which, using the relation
is equal to
is an invariant. Indeed, for an electron, we have (since in atomic units the force $\mathbf{f}$ is related to the field $\mathbf{F}$ by $\mathbf{f}=-\mathbf{F}$):
and thus

$$\mathcal{R}.\mathbf{F}=\mathbf{A}.\mathbf{F}+\frac{1}{2}\left(\right)open="["\; close="]">(\mathbf{r}\wedge \mathbf{F})\wedge \mathbf{r}$$

$$\mathbf{a}\xb7(\mathbf{b}\wedge \mathbf{c})=\mathbf{b}\xb7(\mathbf{c}\wedge \mathbf{a})-\mathbf{c}\xb7(\mathbf{a}\wedge \mathbf{b})$$

$$\mathcal{R}.\mathbf{F}=\mathbf{A}.\mathbf{F}-\frac{1}{2}{\left(\right)}^{\mathbf{r}}2$$

$$\frac{d\mathbf{L}}{dt}=\mathbf{r}\wedge \mathbf{f}=-\mathbf{r}\wedge \mathbf{F}$$

$$\frac{d\mathbf{A}}{dt}=-\left(\right)open="["\; close="]">\mathbf{F}\wedge (\mathbf{r}\wedge \mathbf{v})+\mathbf{v}\wedge (\mathbf{r}\wedge \mathbf{F})$$

i.e.
We have also
and using formula
we obtain zero [16]. The surface of the orbit precesses around the direction of the field, its angle with the field oscillates around a given average value.

$$\frac{d\mathbf{A}}{dt}.\mathbf{F}=-\left(\right)open="["\; close="]">(\mathbf{F}.\mathbf{r})(\mathbf{F}.\mathbf{v})-\mathbf{r}.\mathbf{v}\phantom{\rule{0.166667em}{0ex}}{F}^{2}$$

$$\frac{1}{2}\frac{d}{dt}{(\mathbf{r}\wedge \mathbf{F})}^{2}=(\mathbf{r}\wedge \mathbf{F}).(\mathbf{v}\wedge \mathbf{F})$$

$$(\mathbf{a}\wedge (\mathbf{b})\wedge (\mathbf{c}\wedge \mathbf{d})=(\mathbf{a}.\mathbf{c}).(\mathbf{b}.\mathbf{d})-(\mathbf{a}.\mathbf{d}).(\mathbf{b}\mathbf{c}),$$

This invariant is interesting or the study of the classical Stark effect, i.e. the motion of an electron in an electric field [70].

Let us consider the problem of two Coulomb centers of charges Z and ${Z}^{\prime}$ separated by a distance R. This is an example of the so-called “two-center problem”. In the limit of large R, the problem of two Coulomb centers reduces to the problem of a hydrogenic ion in the nuclear charge Z in the uniform electric field $F={Z}^{\prime}/{R}^{2}$, which is another fundamental problem of quantum mechanics (its analog in celestial physics is the one-center Kepler problem in a uniform gravitational field).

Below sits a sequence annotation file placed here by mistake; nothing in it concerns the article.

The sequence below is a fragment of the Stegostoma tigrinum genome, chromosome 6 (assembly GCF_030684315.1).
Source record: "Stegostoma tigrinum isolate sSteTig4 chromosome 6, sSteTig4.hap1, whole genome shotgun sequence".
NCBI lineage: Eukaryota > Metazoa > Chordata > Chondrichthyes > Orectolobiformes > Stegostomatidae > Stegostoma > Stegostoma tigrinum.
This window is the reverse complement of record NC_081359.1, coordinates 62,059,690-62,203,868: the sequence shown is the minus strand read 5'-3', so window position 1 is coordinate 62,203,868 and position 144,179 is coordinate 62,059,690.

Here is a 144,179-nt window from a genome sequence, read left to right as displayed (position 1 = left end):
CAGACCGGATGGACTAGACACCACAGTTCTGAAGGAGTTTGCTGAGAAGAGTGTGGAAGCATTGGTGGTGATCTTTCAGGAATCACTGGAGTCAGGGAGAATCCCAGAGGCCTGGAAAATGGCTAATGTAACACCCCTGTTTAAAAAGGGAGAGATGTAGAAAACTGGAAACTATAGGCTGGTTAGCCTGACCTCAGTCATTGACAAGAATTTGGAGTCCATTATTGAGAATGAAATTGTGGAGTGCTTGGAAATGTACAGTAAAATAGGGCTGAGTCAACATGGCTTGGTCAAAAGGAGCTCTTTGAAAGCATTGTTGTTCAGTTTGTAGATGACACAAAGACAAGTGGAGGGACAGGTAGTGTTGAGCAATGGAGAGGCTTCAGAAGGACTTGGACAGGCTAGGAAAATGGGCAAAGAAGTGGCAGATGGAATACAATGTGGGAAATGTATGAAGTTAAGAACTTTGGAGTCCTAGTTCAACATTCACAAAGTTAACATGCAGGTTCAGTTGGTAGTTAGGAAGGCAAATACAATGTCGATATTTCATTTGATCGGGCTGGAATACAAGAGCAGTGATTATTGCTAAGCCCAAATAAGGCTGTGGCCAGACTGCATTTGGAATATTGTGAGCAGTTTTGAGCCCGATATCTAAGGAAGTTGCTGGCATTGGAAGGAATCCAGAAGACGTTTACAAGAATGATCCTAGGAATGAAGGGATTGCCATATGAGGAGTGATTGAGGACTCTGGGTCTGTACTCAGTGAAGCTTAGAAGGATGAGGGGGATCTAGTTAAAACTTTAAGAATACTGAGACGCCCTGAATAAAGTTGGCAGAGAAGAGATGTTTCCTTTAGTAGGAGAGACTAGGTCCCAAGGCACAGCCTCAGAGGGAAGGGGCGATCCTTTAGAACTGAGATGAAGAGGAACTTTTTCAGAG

This simpler quantum has also a dynamical symmetry (which is linked to the fact that this problem allows the separation of variables in the parabolic coordinates). The corresponding integral of the motion in that case is the projection of a generalized Runge-Lenz vector on the internuclear axis. This generalized Runge-Lenz vector is the Redmond vector [16] (see Equation (79). After Redmond introduced it for this asymptotic case of the two-center problem, the challenge was to find a supergeneralization of the Runge-Lenz vector in the general (i.e. non necessarily asymptotic) case.

Throughout this section, we use atomic units $m=\hslash =e=1$ to conform with the convention of the authors. Gurarie, assuming a charge ${Z}_{1}$ at $z=a$ and a charge ${Z}_{2}$ at $z=-a$ [71], considered the following Hamiltonian:
and found the invariant vector
where ${\mathbf{u}}_{\alpha}$ is the unit vector from ${Z}_{1}$ to ${Z}_{2}$. It can be checked that, at large R, the Redmond vector is recovered.

$$H=\frac{{p}^{2}}{2}-\frac{{Z}_{1}}{{r}_{1}}-\frac{{Z}_{2}}{{r}_{2}},$$

$${\mathbf{A}}^{\left(G\right)}=\mathbf{p}\wedge \mathbf{L}-{Z}_{1}\frac{\mathbf{r}-a{\mathbf{u}}_{\alpha}}{|\mathbf{r}-a{\mathbf{u}}_{\alpha}|}-{Z}_{2}\frac{\mathbf{r}+a{\mathbf{u}}_{\alpha}}{|\mathbf{r}+a{\mathbf{u}}_{\alpha}|},$$

Krivchenko and Liberman considered the Hamiltonian [72]:
with ${Z}_{1}$ at the origin and ${Z}_{2}$ at $z=R$. They obtained (using parabolic coordinates) the following vector
but its projection on the axis is not preserved. This led Kryukov and Oks to introduce the supergeneralized Runge-Lenz vector for the two-center Coulomb problem [17]:
the z axis going from Z to ${Z}^{\prime}$.

$$H=\frac{{p}^{2}}{2}-\frac{{Z}_{1}}{{r}_{1}}-\frac{{Z}_{2}}{{r}_{2}}+\frac{{Z}_{2}}{R}$$

$${\mathbf{A}}^{\left(KL\right)}=\mathbf{p}\wedge \mathbf{L}-{Z}_{1}\frac{{\mathbf{r}}_{1}}{|{\mathbf{r}}_{1}|}+{Z}_{2}\frac{{\mathbf{r}}_{2}}{|{\mathbf{r}}_{2}|}+{Z}_{2}{\mathbf{u}}_{\alpha}$$

$${\mathbf{A}}^{\left(KO\right)}=\mathbf{p}\wedge \mathbf{L}-\frac{{L}^{2}}{R}{\mathbf{u}}_{\alpha}-Z\frac{\mathbf{r}}{\left|\mathbf{r}\right|}-{Z}^{\prime}\frac{\mathbf{R}-\mathbf{r}}{|\mathbf{R}-\mathbf{r}|}+{Z}^{\prime}{\mathbf{u}}_{\alpha},$$